3. The SR shares can only be issued to executive positions such as of promoter or founder.
  4. The issues of SR shares can only be issued through a special resolution passed at a general meeting of shareholders.
  5. SR shares must be been held by the holder at least for a period of 6 months prior to the filing of Red Herring Prospectus.
  6. SR holders shall have the voting rights in ratio of minimum prescribed 2:1 to maximum 10:1 in compared to ordinary shareholder.

List-in and Lock-in

Shares having superior voting rights must be listed on stock exchange after public issue and there will be a perpetual lock-in until conversion into ordinary shares. There shall be no transfer of such shares among the promoter and those shares must be free from any sort of lien or charges neither can they be pledged.

Rights of Superior Voting Right Shares

Shares possessing superior voting rights shall always be treated at par in compared to ordinary shares in every respect, including dividend, except in case of voting on resolutions. The total voting rights of SR shareholders including ordinary shares post listing must not exceed 74% of total voting power.

Enhanced Corporate Governance

2/3 of the board and committees (excluding audit committee) must comprise of Independent Directors as prescribed by SEBI (LODR) Regulations and Audit Committee shall compromise of only independent directors.

Coat-Tail Provisions

Post IPO, superior right shares will be considered as ordinary shares in terms of voting under following situations:
  1. Appointment/removal of independent director and/or auditor.
  2. In case promoter is willingly transferring the control to other company.
  3. Related party transactions as per SEBI (LODR) regulations involving SR shareholder.
  4. Voluntarily winding up of company.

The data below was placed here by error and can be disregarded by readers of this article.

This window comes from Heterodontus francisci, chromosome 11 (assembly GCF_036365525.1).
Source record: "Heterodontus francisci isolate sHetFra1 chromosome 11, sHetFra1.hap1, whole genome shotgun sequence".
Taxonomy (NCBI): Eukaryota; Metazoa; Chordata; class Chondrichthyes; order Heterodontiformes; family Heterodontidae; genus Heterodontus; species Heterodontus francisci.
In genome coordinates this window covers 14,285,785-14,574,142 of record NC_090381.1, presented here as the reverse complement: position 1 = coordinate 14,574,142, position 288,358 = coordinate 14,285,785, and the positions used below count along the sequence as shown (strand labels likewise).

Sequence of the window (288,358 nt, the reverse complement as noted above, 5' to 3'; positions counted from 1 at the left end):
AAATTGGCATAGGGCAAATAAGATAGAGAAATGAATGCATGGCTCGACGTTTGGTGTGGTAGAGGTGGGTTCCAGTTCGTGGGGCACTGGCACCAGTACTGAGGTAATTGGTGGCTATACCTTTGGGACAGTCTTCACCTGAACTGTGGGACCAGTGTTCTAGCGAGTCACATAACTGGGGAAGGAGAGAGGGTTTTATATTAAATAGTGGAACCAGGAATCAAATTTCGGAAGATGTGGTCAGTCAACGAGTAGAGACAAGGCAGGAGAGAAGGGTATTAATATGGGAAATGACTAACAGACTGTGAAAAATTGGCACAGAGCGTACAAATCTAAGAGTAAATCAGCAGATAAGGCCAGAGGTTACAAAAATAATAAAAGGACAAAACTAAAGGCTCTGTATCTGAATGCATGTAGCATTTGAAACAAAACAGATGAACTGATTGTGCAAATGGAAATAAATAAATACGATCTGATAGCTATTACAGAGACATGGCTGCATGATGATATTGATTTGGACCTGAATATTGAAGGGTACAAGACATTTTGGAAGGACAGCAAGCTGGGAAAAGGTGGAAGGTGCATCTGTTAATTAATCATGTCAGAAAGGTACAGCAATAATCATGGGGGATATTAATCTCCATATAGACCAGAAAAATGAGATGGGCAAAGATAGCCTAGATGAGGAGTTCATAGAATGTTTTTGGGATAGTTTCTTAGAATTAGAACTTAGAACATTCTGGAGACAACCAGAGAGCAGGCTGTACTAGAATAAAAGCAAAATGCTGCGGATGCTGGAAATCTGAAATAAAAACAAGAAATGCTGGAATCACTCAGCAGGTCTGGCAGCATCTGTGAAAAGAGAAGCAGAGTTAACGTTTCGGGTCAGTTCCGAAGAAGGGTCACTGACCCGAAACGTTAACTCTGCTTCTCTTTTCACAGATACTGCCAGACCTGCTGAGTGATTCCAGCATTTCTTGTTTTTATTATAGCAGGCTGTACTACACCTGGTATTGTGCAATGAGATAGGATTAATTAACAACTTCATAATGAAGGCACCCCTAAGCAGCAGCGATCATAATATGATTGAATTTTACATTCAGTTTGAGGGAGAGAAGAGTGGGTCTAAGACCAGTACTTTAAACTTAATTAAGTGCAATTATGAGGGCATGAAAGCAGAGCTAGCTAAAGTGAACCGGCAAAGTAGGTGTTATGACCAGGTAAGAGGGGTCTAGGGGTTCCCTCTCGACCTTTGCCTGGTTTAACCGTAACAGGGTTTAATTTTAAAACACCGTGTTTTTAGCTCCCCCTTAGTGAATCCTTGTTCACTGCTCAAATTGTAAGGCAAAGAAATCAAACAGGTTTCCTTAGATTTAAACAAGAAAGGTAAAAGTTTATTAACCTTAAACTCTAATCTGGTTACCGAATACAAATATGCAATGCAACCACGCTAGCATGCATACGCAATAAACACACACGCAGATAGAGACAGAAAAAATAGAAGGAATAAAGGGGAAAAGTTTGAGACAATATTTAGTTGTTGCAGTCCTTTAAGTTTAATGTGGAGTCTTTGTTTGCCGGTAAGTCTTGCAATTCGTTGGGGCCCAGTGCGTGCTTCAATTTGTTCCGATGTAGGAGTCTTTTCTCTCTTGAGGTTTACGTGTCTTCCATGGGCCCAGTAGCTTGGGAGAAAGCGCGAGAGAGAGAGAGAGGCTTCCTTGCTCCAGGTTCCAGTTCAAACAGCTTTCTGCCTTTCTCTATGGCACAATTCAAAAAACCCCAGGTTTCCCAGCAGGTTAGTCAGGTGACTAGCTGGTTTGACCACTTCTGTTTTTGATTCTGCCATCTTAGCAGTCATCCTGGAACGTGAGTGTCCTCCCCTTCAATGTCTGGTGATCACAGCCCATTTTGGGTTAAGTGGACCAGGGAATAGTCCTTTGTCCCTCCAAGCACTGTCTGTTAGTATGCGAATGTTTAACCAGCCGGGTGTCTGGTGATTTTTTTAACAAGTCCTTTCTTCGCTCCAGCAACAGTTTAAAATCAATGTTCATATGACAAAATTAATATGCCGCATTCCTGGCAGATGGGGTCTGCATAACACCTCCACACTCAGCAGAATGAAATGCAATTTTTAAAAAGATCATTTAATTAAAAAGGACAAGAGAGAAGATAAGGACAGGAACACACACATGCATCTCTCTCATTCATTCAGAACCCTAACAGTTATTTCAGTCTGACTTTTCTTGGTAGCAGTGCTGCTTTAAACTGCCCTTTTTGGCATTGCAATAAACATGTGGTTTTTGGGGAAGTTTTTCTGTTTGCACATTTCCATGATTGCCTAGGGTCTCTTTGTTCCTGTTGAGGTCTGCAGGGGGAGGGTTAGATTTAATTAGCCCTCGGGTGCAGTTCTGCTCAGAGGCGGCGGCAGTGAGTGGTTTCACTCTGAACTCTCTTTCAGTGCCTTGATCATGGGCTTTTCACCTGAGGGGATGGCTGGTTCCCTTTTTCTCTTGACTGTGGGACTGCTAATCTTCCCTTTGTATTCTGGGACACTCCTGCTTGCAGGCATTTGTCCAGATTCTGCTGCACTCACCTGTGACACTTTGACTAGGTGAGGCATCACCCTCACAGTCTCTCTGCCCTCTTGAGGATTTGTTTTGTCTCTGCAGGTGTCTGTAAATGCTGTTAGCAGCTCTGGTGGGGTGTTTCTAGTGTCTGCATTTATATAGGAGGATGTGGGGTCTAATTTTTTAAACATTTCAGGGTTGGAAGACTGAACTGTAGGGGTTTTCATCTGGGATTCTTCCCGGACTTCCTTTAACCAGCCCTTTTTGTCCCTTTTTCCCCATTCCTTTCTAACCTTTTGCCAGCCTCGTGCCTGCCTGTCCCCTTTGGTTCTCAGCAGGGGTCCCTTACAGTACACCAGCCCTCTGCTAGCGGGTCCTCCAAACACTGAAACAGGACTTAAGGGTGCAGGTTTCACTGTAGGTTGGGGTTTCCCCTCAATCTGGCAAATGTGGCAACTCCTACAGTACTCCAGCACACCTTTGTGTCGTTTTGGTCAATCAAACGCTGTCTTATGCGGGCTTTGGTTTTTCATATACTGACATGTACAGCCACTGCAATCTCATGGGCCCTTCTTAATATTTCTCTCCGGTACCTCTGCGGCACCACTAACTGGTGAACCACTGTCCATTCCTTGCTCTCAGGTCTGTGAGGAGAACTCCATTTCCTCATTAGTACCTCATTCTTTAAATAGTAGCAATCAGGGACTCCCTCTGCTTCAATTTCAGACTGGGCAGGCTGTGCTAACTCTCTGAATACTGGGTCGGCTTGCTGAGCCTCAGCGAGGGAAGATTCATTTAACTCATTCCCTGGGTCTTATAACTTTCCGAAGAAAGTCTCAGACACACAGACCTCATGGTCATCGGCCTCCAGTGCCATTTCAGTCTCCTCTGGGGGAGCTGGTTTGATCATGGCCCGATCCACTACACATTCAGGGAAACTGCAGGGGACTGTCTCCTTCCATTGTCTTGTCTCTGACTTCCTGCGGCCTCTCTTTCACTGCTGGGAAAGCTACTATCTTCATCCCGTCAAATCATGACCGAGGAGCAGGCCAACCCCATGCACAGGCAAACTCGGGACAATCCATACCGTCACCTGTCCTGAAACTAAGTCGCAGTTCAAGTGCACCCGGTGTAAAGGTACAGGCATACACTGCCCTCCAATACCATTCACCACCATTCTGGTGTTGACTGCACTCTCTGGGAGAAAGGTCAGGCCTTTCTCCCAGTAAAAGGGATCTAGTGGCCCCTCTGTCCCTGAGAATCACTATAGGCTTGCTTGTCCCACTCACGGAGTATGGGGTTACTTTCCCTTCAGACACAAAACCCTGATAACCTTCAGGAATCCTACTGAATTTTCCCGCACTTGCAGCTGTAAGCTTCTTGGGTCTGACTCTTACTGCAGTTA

5. Changes to be done in MOA and AOA except any change affecting SR instrument.
  6. Initiation of voluntarily resolution plan under IBC.
  7. Utilization of funds for purposes other than business.
  8. Passing of special resolution in respect of buy back of shares or delisting.

Sun-Set Clauses

On certain event SR shares shall convert automatically into ordinary shares:

  1. On the demise of promoter holding such shares.
  2. On resigning of shareholder holding such shares from executive position.
  3. In case of M&A, where shareholder of having SR shareholder where the control would be no longer with him.

Fractional Right Shares

SEBI has stated, the issuing of fractional right shares by existing listed companies won’t be allowed as of now unless enough experience has been gained from the concept of issuing Special Right shares.

Clause (d) rule 4(1) of SCDR, which requires companies in order to issue DVRs must have a profitable track record of previous 3 years has been deleted and previous limit of 26% on percentage of shares of differential rights out of post issue paid-up equity share capital has been revised to 74%.

New framework of DVR will help entities in raising capital for their business and will also allow promoters gain substantial control over the company which in past at many instances had been diluted with the rights of other shareholders resulting in loss of control over the business and in decision making. It will prevent promoters and major shareholders from the dilution of shareholdings and hostile takeovers which will also benefit to minority shareholders who are not interested in voting rights and are satisfied with other rights involved into bonus issues, dividends, ESOPs etc.